Toronto’s top doctor, along with the chair of the Toronto Board of Health, are speaking out against the province’s decision not to fund three overdose-prevention sites that are currently operating in the city.

At a news conference at city hall on Monday, health-care advocates called on the provincial government to reverse its decision and provide funding for the affected Toronto sites.

“The opioid overdose crisis here in our city is the defining health crisis of our time. In 2017, there were 308 deaths due to opioid overdose here in our city,” Dr. Eileen de Villa, Toronto’s medical officer of health, said Monday.

“I would have to say that I am disappointed and I would suggest that it goes beyond disappointment. It is around the fact that these are life-saving services. There is clearly a need.”

On Friday, the province announced that fifteen overdose-prevention sites across Ontario would get the green light for operation, including six in Toronto.

Under the new model, six previously licenced sites were not approved.

The Toronto sites that no longer receive funding include the St. Stephen’s Community House on Augusta Avenue and Street Health Community Nursing on Dundas Street East.

The Works, the city-run site at the Toronto Public Health building on Victoria Street, is currently under review but has not yet been approved.

"On Friday afternoon at 3 p.m., we had two sites in the city of Toronto receive a phone call telling them that they had to shut down by midnight (on Sunday) and so imagine you provide life-saving health care and you are told without notice, without warning, and without a transition plan for your clients that you have to shut down in 48 hours," Coun. Joe Cressy, chair of Toronto's board of health, said during an interview with CP24 on Monday. 

"Now thankfully the federal government stepped in to provide a legal exemption to allow them to stay open but we have two sites in downtown Toronto operating right now without funding and so we literally have life-saving health-care agencies hosting bake sales to provide their services."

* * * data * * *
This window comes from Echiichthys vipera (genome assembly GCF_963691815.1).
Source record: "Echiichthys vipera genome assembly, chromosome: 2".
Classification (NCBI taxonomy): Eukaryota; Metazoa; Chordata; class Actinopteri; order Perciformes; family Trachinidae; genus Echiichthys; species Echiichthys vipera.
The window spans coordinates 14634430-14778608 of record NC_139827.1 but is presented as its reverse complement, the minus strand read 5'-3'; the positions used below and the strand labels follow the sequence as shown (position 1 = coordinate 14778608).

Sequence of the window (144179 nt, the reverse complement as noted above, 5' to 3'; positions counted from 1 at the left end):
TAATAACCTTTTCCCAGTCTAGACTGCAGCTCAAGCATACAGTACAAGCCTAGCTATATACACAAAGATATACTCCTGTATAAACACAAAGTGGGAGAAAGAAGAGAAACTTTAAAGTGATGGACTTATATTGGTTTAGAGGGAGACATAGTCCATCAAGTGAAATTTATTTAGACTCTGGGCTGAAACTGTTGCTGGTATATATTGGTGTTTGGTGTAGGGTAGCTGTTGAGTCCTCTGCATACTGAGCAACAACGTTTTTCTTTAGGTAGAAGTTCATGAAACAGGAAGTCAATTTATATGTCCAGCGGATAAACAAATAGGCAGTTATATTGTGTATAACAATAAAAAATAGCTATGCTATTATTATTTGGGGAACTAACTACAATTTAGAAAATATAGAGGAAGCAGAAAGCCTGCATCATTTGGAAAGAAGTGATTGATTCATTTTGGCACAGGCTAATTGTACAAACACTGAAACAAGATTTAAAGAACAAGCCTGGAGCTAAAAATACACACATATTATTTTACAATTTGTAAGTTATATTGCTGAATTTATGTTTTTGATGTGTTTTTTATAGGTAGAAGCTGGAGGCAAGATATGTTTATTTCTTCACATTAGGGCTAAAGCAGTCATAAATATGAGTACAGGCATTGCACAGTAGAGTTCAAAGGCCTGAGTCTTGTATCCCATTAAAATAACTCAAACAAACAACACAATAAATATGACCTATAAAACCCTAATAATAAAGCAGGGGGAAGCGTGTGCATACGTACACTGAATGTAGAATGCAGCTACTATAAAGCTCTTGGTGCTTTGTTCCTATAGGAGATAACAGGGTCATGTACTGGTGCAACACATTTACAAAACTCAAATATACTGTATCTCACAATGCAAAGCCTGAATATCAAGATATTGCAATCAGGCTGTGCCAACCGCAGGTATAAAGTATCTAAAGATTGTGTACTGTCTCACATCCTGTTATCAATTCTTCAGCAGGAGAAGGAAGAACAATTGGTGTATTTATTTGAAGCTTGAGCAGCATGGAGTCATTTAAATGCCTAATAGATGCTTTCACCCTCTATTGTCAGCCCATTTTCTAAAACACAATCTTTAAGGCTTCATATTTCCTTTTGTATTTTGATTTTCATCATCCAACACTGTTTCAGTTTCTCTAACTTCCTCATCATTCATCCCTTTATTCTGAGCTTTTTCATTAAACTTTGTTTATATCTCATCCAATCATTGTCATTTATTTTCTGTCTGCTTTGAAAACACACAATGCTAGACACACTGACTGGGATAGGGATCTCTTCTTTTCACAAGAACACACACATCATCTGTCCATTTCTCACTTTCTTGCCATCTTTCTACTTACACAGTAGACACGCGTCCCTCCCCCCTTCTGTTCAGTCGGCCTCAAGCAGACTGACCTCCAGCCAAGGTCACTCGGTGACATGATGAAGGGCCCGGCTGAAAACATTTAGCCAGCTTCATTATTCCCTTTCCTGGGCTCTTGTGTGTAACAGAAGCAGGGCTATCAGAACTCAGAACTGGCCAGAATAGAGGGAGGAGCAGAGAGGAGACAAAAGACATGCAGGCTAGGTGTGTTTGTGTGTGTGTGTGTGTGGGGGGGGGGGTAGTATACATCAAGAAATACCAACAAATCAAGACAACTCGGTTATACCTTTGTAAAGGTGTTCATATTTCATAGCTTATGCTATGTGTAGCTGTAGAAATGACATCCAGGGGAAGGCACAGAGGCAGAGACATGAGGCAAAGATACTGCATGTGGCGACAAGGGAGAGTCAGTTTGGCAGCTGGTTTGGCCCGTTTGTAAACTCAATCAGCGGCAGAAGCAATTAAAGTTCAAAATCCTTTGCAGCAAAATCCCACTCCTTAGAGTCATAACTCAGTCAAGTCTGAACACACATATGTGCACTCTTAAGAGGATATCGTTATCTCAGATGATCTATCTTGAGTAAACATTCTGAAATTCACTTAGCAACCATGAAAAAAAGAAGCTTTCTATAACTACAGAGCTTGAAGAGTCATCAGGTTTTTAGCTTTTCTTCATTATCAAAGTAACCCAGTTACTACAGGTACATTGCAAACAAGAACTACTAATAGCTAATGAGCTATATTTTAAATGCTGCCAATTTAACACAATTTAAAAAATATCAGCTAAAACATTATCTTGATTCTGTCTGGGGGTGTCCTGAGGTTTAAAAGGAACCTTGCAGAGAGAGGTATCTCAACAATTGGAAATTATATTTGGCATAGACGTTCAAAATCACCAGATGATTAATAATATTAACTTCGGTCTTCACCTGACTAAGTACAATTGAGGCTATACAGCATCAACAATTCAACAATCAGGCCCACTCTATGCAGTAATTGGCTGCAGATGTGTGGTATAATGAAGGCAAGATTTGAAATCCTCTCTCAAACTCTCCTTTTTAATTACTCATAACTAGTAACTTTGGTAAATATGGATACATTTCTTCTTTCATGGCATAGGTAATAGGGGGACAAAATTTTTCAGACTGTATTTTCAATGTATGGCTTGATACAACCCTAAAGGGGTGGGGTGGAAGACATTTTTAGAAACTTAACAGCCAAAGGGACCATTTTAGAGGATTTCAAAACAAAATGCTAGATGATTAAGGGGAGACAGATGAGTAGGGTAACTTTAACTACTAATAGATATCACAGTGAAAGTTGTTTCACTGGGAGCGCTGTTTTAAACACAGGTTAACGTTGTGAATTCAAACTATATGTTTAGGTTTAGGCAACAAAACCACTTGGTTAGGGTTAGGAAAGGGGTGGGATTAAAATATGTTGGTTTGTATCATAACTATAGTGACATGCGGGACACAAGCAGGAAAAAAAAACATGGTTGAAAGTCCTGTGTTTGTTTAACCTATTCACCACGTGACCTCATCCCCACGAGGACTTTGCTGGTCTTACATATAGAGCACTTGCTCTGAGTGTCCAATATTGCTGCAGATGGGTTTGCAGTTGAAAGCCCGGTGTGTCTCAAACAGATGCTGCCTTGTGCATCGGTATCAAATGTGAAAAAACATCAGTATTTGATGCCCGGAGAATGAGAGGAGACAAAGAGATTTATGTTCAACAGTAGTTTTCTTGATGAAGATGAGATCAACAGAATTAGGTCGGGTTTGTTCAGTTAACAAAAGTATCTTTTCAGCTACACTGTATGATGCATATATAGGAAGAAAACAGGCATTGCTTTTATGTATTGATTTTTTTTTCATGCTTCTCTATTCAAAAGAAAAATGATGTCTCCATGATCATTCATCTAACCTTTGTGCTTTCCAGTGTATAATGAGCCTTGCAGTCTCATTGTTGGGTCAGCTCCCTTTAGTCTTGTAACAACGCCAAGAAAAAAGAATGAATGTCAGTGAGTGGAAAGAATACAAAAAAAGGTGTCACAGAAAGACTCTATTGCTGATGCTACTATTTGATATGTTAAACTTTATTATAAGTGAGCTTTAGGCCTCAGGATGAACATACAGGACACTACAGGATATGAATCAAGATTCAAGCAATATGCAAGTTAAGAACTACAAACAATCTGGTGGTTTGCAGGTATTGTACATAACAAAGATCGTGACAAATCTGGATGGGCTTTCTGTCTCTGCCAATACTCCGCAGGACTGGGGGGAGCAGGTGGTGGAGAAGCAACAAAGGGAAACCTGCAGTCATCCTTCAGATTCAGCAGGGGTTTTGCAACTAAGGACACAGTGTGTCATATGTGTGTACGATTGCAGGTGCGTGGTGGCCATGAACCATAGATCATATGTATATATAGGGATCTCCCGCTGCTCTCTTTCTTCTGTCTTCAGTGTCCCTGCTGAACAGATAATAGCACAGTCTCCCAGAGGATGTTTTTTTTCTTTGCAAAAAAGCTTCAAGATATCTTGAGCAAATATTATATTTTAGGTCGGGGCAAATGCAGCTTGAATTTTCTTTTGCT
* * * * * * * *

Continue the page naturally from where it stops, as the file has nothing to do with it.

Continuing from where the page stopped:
Overdose-prevention services 'not something you cross town for,' operator says

Bill Sinclair, the executive director of St. Stephen’s Community House, said the decision came as a suprise to those who work at the facility.

“We’ve been doing it on an emergency basis for the last year, working really closely with the province…We really thought that this was a partnership that was benefiting everyone and we still want to have this partnership,” he said.

“This is a local service, this is not something you cross town for. People should have local supports that are tied in with things that they need on a daily basis and that they connect with us on a daily basis. For that, you need more than six to cover the city and you also definitely need them in all the high-risk neighbourhoods.”

Cressy and de Villa appealed to the province to not only restore the funding for the unapproved sites but expand overdose-prevention services.

“With numbers continuing as they are, now is not the time to reduce services, but in fact to maintain and enhance existing services and to expand them beyond what we’ve currently got," de Villa said.

In a statement released Friday, Mayor John Tory said he was “deeply troubled” by the province’s “sudden” announcement.

“This announcement that leaves Toronto Public Health's Victoria Street site in limbo and appears to close two other sites in the city is extremely disturbing, particularly because it came with no advanced warning or communication from the province,” Tory’s statement read, noting that he plans to take up his “strong concern” with provincial government officials.

“These sites all underwent extensive consultation and a lengthy approval process prior to their opening. Such short notice seems unnecessary and, at the very least, time extensions for the professional staff and clients should be considered.”

'If I put one beside your house, you’d be going ballistic,' Ford says

Speaking at an unrelated announcement on Monday morning, Premier Doug Ford said while he wants to help people struggling with drug addiction, he has heard from Toronto residents who don't want these facilities in their neighbourhood.

“It’s alright for people to say, ‘Yes. Help ‘em, help ‘em, help ‘em.' And with all due respect… if I put one beside your house, you’d be going ballistic," Ford told a reporter on Monday. "But I want to try to help these people. It’s ok. Ya help em,' but not in my backyard. That’s the reality of things.”

Ford said he believes his government has come up with a "great system."

"I make sure that anywhere we go into someone’s neighbourhood and put these safe injection sites... I always consult with the people. But I am passionate about helping people who have an addiction. That’s a high priority. I don’t want these people dying," the premier added. 

"We are going to be supporting these people as much as we can and I think we have a great system and the minister of health has done an incredible job looking at wrap-around facilities so when we sit down and have consultation with these folks, hopefully we can get them into a rehab." 

The province has set aside $31 million in annual funding for the sites approved under the new program.